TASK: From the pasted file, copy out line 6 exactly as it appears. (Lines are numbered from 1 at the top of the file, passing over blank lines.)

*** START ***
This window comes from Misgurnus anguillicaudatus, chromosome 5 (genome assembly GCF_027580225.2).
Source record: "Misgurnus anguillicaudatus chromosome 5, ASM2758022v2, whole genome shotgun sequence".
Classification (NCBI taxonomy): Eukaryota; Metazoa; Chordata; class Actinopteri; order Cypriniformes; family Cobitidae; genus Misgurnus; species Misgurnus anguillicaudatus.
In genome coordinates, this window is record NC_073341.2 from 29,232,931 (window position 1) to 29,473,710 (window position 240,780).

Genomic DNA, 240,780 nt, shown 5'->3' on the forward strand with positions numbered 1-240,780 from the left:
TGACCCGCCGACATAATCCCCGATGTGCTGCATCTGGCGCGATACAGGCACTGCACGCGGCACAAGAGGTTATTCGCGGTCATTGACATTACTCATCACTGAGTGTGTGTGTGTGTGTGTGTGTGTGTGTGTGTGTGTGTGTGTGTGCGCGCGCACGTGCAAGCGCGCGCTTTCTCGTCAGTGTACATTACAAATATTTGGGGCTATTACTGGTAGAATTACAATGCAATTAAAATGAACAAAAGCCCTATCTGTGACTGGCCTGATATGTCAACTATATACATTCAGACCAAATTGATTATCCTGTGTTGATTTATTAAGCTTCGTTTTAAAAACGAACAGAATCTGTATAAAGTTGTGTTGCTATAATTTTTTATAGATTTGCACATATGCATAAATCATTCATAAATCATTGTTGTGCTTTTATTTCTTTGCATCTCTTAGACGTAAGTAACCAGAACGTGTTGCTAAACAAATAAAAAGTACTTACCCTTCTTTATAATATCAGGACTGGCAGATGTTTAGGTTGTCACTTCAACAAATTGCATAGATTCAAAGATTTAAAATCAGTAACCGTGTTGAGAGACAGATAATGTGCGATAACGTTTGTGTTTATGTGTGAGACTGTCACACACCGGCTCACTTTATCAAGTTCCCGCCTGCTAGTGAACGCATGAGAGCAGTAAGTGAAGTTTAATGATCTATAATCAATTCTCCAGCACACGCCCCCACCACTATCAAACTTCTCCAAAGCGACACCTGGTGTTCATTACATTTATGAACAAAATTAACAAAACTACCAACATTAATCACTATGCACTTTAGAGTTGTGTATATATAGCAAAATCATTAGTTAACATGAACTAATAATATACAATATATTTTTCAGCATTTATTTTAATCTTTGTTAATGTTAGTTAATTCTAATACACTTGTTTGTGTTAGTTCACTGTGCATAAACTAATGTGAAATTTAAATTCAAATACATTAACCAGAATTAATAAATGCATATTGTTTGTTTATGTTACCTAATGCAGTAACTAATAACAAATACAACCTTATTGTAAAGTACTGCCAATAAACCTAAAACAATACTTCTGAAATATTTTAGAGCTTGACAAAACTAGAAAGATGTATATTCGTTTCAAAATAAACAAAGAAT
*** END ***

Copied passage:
TGACCCGCCGACATAATCCCCGATGTGCTGCATCTGGCGCGATACAGGCACTGCACGCGGCACAAGAGGTTATTCGCGGTCATTGACATTACTCATCACTGAGTGTGTGTGTGTGTGTGTGTGTGTGTGTGTGTGTGTGTGTGTGTGCGCGCGCACGTGCAAGCGCGCGCTTTCTCGTCAGTGTACATTACAAATATTTGGGGCTATTACTGGTAGAATTACAATGCAATTAAAATGAACAAAAGCCCTATCTGTGACTGGCCTGATATGTCAACTATATACATTCAGACCAAATTGATTATCCTGTGTTGATTTATTAAGCTTCGTTTTAAAAACGAACAGAATCTGTATAAAGTTGTGTTGCTATAATTTTTTATAGATTTGCACATATGCATAAATCATTCATAAATCATTGTTGTGCTTTTATTTCTTTGCATCTCTTAGACGTAAGTAACCAGAACGTGTTGCTAAACAAATAAAAAGTACTTACCCTTCTTTATAATATCAGGACTGGCAGATGTTTAGGTTGTCACTTCAACAAATTGCATAGATTCAAAGATTTAAAATCAGTAACCGTGTTGAGAGACAGATAATGTGCGATAACGTTTGTGTTTATGTGTGAGACTGTCACACACCGGCTCACTTTATCAAGTTCCCGCCTGCTAGTGAACGCATGAGAGCAGTAAGTGAAGTTTAATGATCTATAATCAATTCTCCAGCACACGCCCCCACCACTATCAAACTTCTCCAAAGCGACACCTGGTGTTCATTACATTTATGAACAAAATTAACAAAACTACCAACATTAATCACTATGCACTTTAGAGTTGTGTATATATAGCAAAATCATTAGTTAACATGAACTAATAATATACAATATATTTTTCAGCATTTATTTTAATCTTTGTTAATGTTAGTTAATTCTAATACACTTGTTTGTGTTAGTTCACTGTGCATAAACTAATGTGAAATTTAAATTCAAATACATTAACCAGAATTAATAAATGCATATTGTTTGTTTATGTTACCTAATGCAGTAACTAATAACAAATACAACCTTATTGTAAAGTACTGCCAATAAACCTAAAACAATACTTCTGAAATATTTTAGAGCTTGACAAAACTAGAAAGATGTATATTCGTTTCAAAATAAACAAAGAAT